Beyond labels: facing up to mental illness

Eli Shafritz shares her experience of being diagnosed and learning to live with health anxiety, a journey that has revealed the importance of talking about mental illness.

 While growing up I’d always find it unhelpful being labelled a ‘hypochondriac’. I knew exactly what being one meant, but it never made me feel any better about my constant neuroticism. It felt like I was being mocked for something that other people saw as ‘over-dramatic’ or ‘attention seeking’, while for me it was a very real experience of panic, fear and guilt. It was only once I started counselling with CAMHS (the Child and Adolescent Mental Health Services) that I was diagnosed with health anxiety and things became clearer.

It had got to a stage where my ability to function on a day-to-day basis had become incapacitated by obsessive checking behaviour and continuous panic attacks, followed by the instant need to seek reassurance from a doctor that I, or a member of my family, was not in fact terminally ill. I would have been happy to maintain this behaviour if it wasn’t for the exhaustion and strain that this ongoing cycle caused me. My behaviour, in my eyes, was normal but the low moods that it brought on were not and this is why I got help.

Through the excellent counselling I received, I was able to understand how my behaviour and actions were undesirable and weren’t helping to protect my family or myself. Once the link between my anxiety and a close family bereavement was made, I could see how my thought processes were irrational and yet completely reasonable. A significant moment for me during this was when my counsellor said to me, ‘You might like to know that you’re not actually a hypochondriac’ as I didn’t fit the specific diagnostic criteria. This statement has stuck with me ever since, because it was then that I realised I wasn’t someone who could just be attributed a label to. I was someone learning to live with a mental illness.

Not only did receiving help improve the state of my mental health but it also taught me the importance of loving one’s self. Seeking help for something that I barely realised was wrong with me was really daunting and the help itself was effective but hard. Upon reflection, however, it’s ended up being one of the best decisions I’ve ever made. My quality of living has improved so much so that I now feel empowered to reach out to others suffering from anxiety-related mental illnesses. While on my gap year, I’ve been given the opportunity to volunteer at a camp for seriously ill children. A few years ago this wouldn’t have been an option for me, and although I’ve had to do a lot of thinking, I feel confident in my decision to take the opportunity. I once believed that asking for help was a selfish method of dealing with my sadness, but it’s only enabled me to focus more on giving back to others.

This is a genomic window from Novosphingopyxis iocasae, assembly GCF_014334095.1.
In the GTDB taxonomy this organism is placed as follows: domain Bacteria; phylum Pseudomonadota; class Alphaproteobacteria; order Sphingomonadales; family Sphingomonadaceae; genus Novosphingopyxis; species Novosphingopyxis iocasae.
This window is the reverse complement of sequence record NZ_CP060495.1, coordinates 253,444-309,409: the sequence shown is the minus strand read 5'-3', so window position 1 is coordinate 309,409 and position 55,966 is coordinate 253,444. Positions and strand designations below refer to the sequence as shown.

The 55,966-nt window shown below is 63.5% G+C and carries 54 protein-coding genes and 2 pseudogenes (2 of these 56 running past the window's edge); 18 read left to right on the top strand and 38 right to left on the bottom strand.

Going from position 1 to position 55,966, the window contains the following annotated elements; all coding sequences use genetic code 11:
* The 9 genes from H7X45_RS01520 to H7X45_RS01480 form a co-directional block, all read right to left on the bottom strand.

Although it’s under a lot more control now, I’m aware that health anxiety is a part of who I am. I’m glad it’s invisible to most of my friends and family as there’s no need for them to see how it affects me, however, I’ve also learned not to be scared or ashamed of telling people about it. I think it’s sad that in order for me to learn and speak up about mental illness I have had to experience one myself. The society I live in today is getting past the stage of stigmatising mentally ill people, now it’s time to educate. There’s still a lot of naivety surrounding the topic due to lack of education and information in schools. Not only does this make it hard for the many who suffer from mental illness, but also for those who wish to give their support.

I’d encourage the vast number of people who’ve been affected by mental illness in some way to start conversations about it. Through this, I hope that more people will become sensitive to the fact that more often than not, people with mental illness will hide it behind a mask of ‘I’m fine’. Right now, it takes a lot of courage to remove this mask and expose yourself by revealing vulnerability, but my dream for the future is that it will become less frightening and more natural for someone to speak up, ask for help and love one’s self.

Eli is 19 and from London. She is currently on a gap year in Israel/Palestine with her Jewish youth movement and is going to study at King’s College London next year.

Photo of bright sun rays shining through a leafy forest onto a winding track by D B, shared under a Creative Commons licence.